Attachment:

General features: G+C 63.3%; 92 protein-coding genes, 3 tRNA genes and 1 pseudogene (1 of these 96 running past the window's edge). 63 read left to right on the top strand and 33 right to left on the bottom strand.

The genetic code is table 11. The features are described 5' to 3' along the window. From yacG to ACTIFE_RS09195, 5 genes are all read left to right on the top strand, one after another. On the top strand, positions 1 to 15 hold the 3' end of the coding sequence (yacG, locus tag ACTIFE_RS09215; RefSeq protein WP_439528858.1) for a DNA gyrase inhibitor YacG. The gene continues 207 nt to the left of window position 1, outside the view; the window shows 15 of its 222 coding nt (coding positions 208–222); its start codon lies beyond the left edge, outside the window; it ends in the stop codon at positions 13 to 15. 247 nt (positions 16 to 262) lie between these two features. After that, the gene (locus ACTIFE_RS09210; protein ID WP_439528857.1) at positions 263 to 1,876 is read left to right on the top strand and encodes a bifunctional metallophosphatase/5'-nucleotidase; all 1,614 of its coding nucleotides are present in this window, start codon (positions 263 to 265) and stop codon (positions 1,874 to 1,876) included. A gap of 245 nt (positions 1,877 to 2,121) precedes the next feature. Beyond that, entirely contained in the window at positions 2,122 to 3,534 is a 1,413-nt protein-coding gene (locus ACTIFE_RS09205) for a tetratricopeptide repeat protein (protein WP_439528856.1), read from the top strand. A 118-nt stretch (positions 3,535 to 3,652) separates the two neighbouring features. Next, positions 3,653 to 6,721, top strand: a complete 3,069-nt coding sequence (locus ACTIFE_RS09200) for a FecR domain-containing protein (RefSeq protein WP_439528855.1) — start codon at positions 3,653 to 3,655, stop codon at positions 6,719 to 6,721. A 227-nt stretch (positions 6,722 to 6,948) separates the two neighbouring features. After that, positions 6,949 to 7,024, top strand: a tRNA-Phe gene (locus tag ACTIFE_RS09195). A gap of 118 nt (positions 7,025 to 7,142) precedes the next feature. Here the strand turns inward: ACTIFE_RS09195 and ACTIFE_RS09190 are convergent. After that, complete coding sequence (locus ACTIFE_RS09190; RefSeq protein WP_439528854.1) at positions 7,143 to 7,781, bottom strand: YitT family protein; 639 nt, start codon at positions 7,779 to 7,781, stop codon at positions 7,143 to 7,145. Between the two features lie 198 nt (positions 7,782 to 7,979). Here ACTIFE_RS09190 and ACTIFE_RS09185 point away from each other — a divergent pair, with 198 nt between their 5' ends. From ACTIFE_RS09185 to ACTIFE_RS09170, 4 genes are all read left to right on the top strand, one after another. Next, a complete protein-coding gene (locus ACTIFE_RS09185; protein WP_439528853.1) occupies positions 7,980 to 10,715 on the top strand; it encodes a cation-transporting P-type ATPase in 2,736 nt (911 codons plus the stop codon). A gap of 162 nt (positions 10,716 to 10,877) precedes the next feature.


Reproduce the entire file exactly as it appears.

General features: G+C 63.3%; 92 protein-coding genes, 3 tRNA genes and 1 pseudogene (1 of these 96 running past the window's edge). 63 read left to right on the top strand and 33 right to left on the bottom strand.

The genetic code is table 11. The features are described 5' to 3' along the window. From yacG to ACTIFE_RS09195, 5 genes are all read left to right on the top strand, one after another. On the top strand, positions 1 to 15 hold the 3' end of the coding sequence (yacG, locus tag ACTIFE_RS09215; RefSeq protein WP_439528858.1) for a DNA gyrase inhibitor YacG. The gene continues 207 nt to the left of window position 1, outside the view; the window shows 15 of its 222 coding nt (coding positions 208–222); its start codon lies beyond the left edge, outside the window; it ends in the stop codon at positions 13 to 15. 247 nt (positions 16 to 262) lie between these two features. After that, the gene (locus ACTIFE_RS09210; protein ID WP_439528857.1) at positions 263 to 1,876 is read left to right on the top strand and encodes a bifunctional metallophosphatase/5'-nucleotidase; all 1,614 of its coding nucleotides are present in this window, start codon (positions 263 to 265) and stop codon (positions 1,874 to 1,876) included. A gap of 245 nt (positions 1,877 to 2,121) precedes the next feature. Beyond that, entirely contained in the window at positions 2,122 to 3,534 is a 1,413-nt protein-coding gene (locus ACTIFE_RS09205) for a tetratricopeptide repeat protein (protein WP_439528856.1), read from the top strand. A 118-nt stretch (positions 3,535 to 3,652) separates the two neighbouring features. Next, positions 3,653 to 6,721, top strand: a complete 3,069-nt coding sequence (locus ACTIFE_RS09200) for a FecR domain-containing protein (RefSeq protein WP_439528855.1) — start codon at positions 3,653 to 3,655, stop codon at positions 6,719 to 6,721. A 227-nt stretch (positions 6,722 to 6,948) separates the two neighbouring features. After that, positions 6,949 to 7,024, top strand: a tRNA-Phe gene (locus tag ACTIFE_RS09195). A gap of 118 nt (positions 7,025 to 7,142) precedes the next feature. Here the strand turns inward: ACTIFE_RS09195 and ACTIFE_RS09190 are convergent. After that, complete coding sequence (locus ACTIFE_RS09190; RefSeq protein WP_439528854.1) at positions 7,143 to 7,781, bottom strand: YitT family protein; 639 nt, start codon at positions 7,779 to 7,781, stop codon at positions 7,143 to 7,145. Between the two features lie 198 nt (positions 7,782 to 7,979). Here ACTIFE_RS09190 and ACTIFE_RS09185 point away from each other — a divergent pair, with 198 nt between their 5' ends. From ACTIFE_RS09185 to ACTIFE_RS09170, 4 genes are all read left to right on the top strand, one after another. Next, a complete protein-coding gene (locus ACTIFE_RS09185; protein WP_439528853.1) occupies positions 7,980 to 10,715 on the top strand; it encodes a cation-transporting P-type ATPase in 2,736 nt (911 codons plus the stop codon). A gap of 162 nt (positions 10,716 to 10,877) precedes the next feature.